Not to be a liberal at 20 is proof of want of heart; to be one at 30 is proof of want of head. — Francois Guizot

Story of Rome - Mary Macgregor




A Slave Becomes a King

Among the slaves of the king was a young boy named Servius Tullius. One day the lad fell fast asleep in the doorway of the palace.

As he slept, it chanced that Tanaquil, the queen, came out to walk in the palace grounds. When she saw Servius she would have roused him, save that a flame of fire was playing around his head, yet doing him no hurt.

But the attendants of the queen also saw this strange sight, and at once rushed off in search of water with which to put out the flame.

Tanaquil, however, called to them to return, saying: 'Leave the lad to sleep. The flame will not injure him.'

Then, hastening back to the palace, she told the king what she had seen, adding: 'The gods have appointed Servius to great honour.'

From that day the boy was no longer treated as a slave, but as the king's son, and when he was older he was married to the daughter of Tarquinius.

Little by little Servius Tullius was entrusted with the cares of State, while the Senate or elders of the people treated him as a prince.

Now the sons of Ancus, from whom Tarquinius had stolen the crown, were indignant when they saw the former slave treated with more honour than were they, and they grew afraid lest the king should appoint Servius to succeed him. That this might not be, they determined to kill Tarquinius.

Hiring two men, they bade them go kill the king, and they should be well rewarded for their deed.

So the men disguised themselves as shepherds, and begged to be admitted to the presence of Tarquinius, that he might settle their dispute, for, so they pretended, they had quarrelled with one another while they tended their flocks.

When they stood before the king one of the shepherds began to tell a piteous tale. While Tarquinius was listening, the other suddenly raised his axe, and with one great blow killed the king. The false shepherds then fled from the palace.

But the sons of Ancus had forgotten that Tanaquil was left to thwart their plans.

No sooner was the king slain, than she ordered the doors of the palace to be closed. Then, when the people heard it rumoured that the king was dead and rushed to the palace, Tanaquil opened an upper window and spoke to the crowds below.

'The king is but wounded,' she told them, 'he is not dead. He has commanded that you should obey Servius until he is again able to rule.' But all the while Tarquinius lay in the palace, dead.

But the people, loyal, as they thought, to the wishes of their king, allowed Servius to rule. And the sons of Ancus knew that they had killed the king in vain.

A few days later it was known that the king was really dead; yet, although neither the Senate nor the people had chosen Servius to be king, he continued to sit upon the throne and to rule over Rome. Moreover, he was wise enough to try to win the hearts of the people by promising to give them land and to rule justly.

So well did he perform his royal duties, that when he called together an assembly of the people he was at once elected king.



Contents

Front Matter
Review

The Lady Roma
The She-Wolf
The Twin Boys
Numitor's Grandson
The Sacred Birds
The Founding of Rome
The Sabine Maidens
The Tarpeian Rock
The Mysterious Gate
The King Disappears
The Peace-Loving King
Horatius Slays His Sister
Pride of Tullus Hostilius
King Who Fought and Prayed
The Faithless Friend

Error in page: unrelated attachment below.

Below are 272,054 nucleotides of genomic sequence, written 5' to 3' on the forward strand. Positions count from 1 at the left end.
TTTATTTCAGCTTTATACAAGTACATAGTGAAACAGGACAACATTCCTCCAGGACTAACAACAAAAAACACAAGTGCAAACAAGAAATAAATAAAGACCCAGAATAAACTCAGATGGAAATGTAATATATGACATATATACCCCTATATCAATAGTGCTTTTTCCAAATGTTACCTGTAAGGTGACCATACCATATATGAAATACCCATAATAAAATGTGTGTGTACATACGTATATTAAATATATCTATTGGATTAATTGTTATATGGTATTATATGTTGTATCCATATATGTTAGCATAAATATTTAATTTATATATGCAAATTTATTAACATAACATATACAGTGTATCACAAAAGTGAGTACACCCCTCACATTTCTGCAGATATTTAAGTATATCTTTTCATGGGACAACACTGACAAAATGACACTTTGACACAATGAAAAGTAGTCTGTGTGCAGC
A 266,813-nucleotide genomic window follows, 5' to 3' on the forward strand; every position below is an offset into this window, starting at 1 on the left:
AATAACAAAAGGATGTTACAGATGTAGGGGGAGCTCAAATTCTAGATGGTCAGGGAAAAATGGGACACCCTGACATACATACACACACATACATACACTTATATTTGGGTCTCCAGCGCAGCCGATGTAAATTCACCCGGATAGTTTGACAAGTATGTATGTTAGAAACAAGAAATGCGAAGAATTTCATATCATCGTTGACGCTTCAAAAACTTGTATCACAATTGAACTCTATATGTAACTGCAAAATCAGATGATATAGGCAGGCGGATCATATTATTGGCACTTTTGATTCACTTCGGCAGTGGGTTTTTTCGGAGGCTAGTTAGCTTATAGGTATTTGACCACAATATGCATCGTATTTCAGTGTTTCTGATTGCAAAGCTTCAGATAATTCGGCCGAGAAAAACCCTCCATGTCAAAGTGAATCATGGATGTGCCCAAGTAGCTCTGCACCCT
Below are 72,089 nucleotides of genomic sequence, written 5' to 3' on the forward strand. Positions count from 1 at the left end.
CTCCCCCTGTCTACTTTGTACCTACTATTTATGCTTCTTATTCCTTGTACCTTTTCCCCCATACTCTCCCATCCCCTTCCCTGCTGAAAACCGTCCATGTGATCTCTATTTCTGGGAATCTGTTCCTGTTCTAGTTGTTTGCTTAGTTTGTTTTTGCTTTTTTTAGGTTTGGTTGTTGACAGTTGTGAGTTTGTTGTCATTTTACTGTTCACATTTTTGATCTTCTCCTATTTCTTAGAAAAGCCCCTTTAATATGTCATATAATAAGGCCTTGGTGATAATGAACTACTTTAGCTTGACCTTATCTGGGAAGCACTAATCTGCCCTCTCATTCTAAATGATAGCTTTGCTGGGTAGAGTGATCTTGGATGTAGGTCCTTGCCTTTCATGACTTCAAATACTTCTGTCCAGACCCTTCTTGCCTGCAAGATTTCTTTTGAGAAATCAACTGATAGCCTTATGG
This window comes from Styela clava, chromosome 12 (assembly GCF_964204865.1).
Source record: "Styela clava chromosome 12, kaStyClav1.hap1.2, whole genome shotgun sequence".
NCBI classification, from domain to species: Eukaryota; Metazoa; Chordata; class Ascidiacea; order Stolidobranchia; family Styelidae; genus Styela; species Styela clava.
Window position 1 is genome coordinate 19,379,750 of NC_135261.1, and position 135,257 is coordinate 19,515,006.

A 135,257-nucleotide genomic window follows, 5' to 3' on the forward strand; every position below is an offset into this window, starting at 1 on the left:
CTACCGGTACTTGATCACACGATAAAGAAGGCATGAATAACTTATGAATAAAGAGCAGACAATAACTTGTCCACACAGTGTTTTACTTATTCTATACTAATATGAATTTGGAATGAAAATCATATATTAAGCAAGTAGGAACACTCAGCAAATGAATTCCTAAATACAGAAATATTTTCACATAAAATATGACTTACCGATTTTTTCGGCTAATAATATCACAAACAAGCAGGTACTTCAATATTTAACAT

A Slave Becomes a King
Cruel Deed of Tullia
Fate of the Town of Gabii
Books of the Sibyl
Industry of Lucretia
Death of Lucretia
Sons of Brutus
Horatius Cocles
Mucius Burns Right Hand
The Divine Twins
The Tribunes
Coriolanus and His Mother
The Roman Army in a Trap
The Hated Decemvirs
The Death of Verginia
The Friend of the People
Camillus Captures Veii
The Statue of the Goddess
Schoolmaster Traitor
Battle of Allia
The Sacred Geese
The City Is Rebuilt
Volscians on Fire
Battle on the Anio
The Curtian Lake
Dream of the Two Consuls
The Caudine Forks
Caudine Forks Avenged
Fabius among the Hills
Battle of Sentinum
Son of Fabius Loses Battle
Pyrrhus King of the Epirots
Elephants at Heraclea
Pyrrthus and Fabricius
Pyrrhus is Defeated
Romans Build a Fleet
Battle of Ecnomus
Roman Legions in Africa
Regulus Taken Prisoner
Romans Conquer the Gauls
The Boy Hannibal
Hannibal Invades Italy
Hannibal Crosses the Alps
Battle of Trebia
Battle of Lake Trasimenus
Hannibal Outwits Fabius
Fabius Wins Two Victories
Battle of Cannae
Despair of Rome
Defeat of Hasdrubal
Claudius Enjoy a Triumph
Capture of New Carthage
Scipio Sails to Africa
Romans Set Fire to Camp
Hannibal Leaves Italy
The Battle of Zama
Scipio Receives a Triumph
Flamininus in Garlands
Death of Hannibal
Hatred of Cato for Carthage
The Stern Decree
Carthaginians Defend City
Destruction of Carthage
Cornelia, Mother of Gracchi
Tiberius and Octavius
Death of Tiberius Gracchus
Death of Gaius Gracchus
The Gold of Jugurtha
Marius Wins Notice of Scipio
Marius Becomes Commander
Capture of Treasure Towns
Capture of Jugurtha
Jugurtha Brought to Rome
Marius Conquers Teutones
Marius Mocks the Ambassadors
Metellus Driven from Rome
Sulla Enters Rome
The Flight of Marius
Gaul Dares Not Kill Marius
Marius Returns to Rome
The Orator Aristion
Sulla Besieges Athens
Sulla Fights the Samnites
The Proscriptions of Sulla
The Gladiators' Revolt
The Pirates
Pompey Defeats Mithridates
Cicero Discovers Conspiracy
Death of the Conspirators
Caesar Captured by Pirates
Caesar Gives up Triumph
Caesar Praises Tenth Legion
Caesar Wins a Great Victory
Caesar Invades Britain
Caesar Crosses Rubicon
Caesar and the Pilot
The Flight of Pompey
Cato Dies Rather than Yieldr
Caesar is Loaded with Honours
Nobles Plot against Caesar
The Assassination of Caesar
Brutus Speaks to Citizens
Antony Speaks to Citizens
The Second Triumvirate
Battle of Philippi
Death of Brutus
Antony and Cleopatra
Battle of Actium
Antony and Cleopatra Die
Emperor Augustus